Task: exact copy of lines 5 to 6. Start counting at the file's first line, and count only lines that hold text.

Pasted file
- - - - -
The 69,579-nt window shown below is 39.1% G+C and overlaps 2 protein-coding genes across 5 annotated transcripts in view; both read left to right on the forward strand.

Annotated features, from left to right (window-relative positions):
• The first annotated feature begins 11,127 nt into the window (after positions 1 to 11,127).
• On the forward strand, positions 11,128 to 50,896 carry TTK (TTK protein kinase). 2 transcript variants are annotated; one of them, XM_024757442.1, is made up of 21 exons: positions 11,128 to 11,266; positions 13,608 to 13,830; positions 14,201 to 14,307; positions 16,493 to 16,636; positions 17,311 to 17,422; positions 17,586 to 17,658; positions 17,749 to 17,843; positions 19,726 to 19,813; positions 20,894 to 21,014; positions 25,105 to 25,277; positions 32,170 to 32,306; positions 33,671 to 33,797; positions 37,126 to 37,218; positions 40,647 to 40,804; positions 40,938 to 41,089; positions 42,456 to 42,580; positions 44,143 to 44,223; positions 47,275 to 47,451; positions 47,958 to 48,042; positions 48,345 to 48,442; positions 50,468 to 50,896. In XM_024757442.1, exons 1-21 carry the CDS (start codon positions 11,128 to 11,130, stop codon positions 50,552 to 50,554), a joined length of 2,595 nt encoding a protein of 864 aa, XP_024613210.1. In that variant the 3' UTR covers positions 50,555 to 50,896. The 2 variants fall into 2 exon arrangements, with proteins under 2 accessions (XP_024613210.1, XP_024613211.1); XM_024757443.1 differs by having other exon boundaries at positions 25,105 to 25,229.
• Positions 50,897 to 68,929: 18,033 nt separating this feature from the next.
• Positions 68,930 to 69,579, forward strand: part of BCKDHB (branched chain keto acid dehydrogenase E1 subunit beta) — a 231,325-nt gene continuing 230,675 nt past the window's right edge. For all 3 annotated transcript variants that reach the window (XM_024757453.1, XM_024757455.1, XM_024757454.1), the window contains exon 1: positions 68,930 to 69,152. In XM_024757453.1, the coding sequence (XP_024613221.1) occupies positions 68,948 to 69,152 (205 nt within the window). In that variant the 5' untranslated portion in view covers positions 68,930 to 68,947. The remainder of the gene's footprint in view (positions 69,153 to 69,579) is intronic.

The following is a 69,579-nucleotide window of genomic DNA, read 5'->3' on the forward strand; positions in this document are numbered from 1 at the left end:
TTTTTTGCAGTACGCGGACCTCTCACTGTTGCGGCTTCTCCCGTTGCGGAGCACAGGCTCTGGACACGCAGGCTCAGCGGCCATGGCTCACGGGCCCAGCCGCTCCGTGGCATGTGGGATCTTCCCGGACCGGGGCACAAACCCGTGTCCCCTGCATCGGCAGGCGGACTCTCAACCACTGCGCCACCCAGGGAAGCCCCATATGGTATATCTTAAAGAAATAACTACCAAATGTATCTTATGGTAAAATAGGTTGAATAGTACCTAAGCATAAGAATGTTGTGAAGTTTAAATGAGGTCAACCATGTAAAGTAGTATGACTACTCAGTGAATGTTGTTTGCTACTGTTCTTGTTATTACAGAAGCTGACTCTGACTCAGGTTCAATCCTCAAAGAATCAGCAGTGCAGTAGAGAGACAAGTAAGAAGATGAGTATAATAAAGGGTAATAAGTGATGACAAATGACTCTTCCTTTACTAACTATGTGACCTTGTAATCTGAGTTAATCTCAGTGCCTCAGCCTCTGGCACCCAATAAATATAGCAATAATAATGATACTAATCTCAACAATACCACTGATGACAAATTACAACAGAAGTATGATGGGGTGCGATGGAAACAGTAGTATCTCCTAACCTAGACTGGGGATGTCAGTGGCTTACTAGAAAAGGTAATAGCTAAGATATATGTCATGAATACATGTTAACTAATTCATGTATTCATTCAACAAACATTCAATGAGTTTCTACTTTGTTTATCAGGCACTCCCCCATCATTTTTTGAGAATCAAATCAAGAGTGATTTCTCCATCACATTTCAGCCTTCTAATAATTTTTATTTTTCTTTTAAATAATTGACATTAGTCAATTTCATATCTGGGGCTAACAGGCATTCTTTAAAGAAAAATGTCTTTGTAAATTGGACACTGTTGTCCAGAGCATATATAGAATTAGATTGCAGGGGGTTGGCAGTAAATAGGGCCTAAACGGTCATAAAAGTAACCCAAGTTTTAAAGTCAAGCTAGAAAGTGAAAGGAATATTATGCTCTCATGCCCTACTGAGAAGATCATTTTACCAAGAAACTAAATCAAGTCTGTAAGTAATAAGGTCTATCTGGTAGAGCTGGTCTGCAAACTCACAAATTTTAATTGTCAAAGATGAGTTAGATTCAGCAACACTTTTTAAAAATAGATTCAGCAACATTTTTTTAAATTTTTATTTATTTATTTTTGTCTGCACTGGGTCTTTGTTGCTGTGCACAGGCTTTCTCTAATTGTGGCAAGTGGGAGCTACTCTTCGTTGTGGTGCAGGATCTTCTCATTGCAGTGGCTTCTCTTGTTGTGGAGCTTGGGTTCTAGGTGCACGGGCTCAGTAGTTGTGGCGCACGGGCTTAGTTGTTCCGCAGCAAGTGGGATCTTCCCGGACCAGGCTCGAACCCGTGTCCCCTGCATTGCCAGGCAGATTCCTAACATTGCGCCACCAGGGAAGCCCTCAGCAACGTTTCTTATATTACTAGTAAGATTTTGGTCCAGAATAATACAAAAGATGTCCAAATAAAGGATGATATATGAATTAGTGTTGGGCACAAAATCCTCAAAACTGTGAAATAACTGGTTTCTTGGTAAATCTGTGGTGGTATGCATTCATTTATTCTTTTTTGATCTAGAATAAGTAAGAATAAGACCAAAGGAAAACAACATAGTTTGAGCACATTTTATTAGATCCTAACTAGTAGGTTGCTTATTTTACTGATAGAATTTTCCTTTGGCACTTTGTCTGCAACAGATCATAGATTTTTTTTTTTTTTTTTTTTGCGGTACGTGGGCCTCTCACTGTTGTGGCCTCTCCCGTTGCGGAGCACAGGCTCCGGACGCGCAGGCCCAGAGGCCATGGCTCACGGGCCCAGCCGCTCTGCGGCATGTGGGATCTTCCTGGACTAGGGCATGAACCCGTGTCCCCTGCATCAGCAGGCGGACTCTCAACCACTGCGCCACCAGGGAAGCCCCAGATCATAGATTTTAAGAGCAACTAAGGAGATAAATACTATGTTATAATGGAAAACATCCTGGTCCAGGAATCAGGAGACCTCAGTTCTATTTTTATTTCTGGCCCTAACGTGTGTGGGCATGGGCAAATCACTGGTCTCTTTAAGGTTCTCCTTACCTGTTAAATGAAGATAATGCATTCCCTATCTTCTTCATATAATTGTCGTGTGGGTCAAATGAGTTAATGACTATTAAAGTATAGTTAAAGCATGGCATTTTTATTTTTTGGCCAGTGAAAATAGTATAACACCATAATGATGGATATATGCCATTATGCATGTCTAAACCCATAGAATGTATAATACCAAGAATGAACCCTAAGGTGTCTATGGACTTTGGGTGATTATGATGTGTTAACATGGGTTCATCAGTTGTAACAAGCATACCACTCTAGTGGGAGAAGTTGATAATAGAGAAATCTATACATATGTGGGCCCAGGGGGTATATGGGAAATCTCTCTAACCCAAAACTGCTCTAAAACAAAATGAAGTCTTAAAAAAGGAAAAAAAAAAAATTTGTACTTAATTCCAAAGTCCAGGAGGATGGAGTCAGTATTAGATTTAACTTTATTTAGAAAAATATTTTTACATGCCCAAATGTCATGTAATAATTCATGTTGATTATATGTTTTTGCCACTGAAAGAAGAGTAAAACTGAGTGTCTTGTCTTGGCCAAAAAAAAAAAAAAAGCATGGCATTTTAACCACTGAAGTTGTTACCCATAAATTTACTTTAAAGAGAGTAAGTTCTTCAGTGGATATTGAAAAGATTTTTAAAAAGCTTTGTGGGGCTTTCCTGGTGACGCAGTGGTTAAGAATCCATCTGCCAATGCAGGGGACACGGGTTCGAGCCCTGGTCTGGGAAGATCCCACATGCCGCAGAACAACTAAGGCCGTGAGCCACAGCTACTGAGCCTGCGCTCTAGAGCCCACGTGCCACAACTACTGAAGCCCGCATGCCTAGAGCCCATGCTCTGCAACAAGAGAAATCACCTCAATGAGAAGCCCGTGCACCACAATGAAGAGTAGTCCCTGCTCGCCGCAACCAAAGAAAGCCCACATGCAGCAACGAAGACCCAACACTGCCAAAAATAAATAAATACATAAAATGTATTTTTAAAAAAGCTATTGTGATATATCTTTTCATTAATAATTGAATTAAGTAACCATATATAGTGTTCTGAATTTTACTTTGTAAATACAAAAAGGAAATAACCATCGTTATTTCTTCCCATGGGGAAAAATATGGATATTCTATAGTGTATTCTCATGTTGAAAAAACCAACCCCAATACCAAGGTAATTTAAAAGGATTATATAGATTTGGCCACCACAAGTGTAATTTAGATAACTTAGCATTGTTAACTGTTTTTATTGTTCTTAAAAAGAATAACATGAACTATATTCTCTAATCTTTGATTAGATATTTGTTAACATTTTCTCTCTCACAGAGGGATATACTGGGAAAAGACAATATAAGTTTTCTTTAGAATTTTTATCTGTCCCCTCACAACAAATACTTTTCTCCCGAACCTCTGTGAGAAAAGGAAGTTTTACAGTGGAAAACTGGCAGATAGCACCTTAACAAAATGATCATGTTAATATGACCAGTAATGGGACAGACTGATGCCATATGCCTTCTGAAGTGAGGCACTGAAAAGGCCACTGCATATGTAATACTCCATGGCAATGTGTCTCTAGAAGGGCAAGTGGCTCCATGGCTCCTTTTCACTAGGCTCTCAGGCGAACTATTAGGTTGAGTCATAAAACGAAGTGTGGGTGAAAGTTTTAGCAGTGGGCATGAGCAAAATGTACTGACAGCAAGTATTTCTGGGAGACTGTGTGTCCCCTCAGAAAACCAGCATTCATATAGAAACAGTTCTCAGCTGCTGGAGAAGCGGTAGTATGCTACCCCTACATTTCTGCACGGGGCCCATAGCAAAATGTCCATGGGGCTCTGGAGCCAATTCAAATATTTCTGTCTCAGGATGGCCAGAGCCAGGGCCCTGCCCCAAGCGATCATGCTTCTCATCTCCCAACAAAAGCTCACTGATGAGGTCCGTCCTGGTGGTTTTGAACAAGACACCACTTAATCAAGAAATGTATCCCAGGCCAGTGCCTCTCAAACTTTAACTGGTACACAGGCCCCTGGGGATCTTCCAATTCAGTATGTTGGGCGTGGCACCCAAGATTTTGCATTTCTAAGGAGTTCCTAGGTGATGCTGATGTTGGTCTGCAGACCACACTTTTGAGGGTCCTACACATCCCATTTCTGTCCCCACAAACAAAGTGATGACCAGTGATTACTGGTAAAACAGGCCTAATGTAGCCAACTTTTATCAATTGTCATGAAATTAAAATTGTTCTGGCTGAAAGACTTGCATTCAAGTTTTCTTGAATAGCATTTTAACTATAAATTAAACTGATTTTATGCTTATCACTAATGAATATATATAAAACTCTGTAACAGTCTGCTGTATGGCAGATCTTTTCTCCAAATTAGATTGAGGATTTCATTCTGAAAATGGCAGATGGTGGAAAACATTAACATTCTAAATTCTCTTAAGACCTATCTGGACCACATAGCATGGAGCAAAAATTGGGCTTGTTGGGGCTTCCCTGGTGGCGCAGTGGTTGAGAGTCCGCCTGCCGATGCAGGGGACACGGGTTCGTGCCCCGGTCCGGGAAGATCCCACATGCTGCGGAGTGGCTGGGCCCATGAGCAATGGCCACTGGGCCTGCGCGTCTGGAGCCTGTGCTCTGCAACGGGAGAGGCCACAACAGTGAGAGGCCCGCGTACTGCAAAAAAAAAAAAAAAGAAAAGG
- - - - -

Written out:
• Positions 50,897 to 68,929: 18,033 nt separating this feature from the next.
• Positions 68,930 to 69,579, forward strand: part of BCKDHB (branched chain keto acid dehydrogenase E1 subunit beta) — a 231,325-nt gene continuing 230,675 nt past the window's right edge. For all 3 annotated transcript variants that reach the window (XM_024757453.1, XM_024757455.1, XM_024757454.1), the window contains exon 1: positions 68,930 to 69,152. In XM_024757453.1, the coding sequence (XP_024613221.1) occupies positions 68,948 to 69,152 (205 nt within the window). In that variant the 5' untranslated portion in view covers positions 68,930 to 68,947. The remainder of the gene's footprint in view (positions 69,153 to 69,579) is intronic.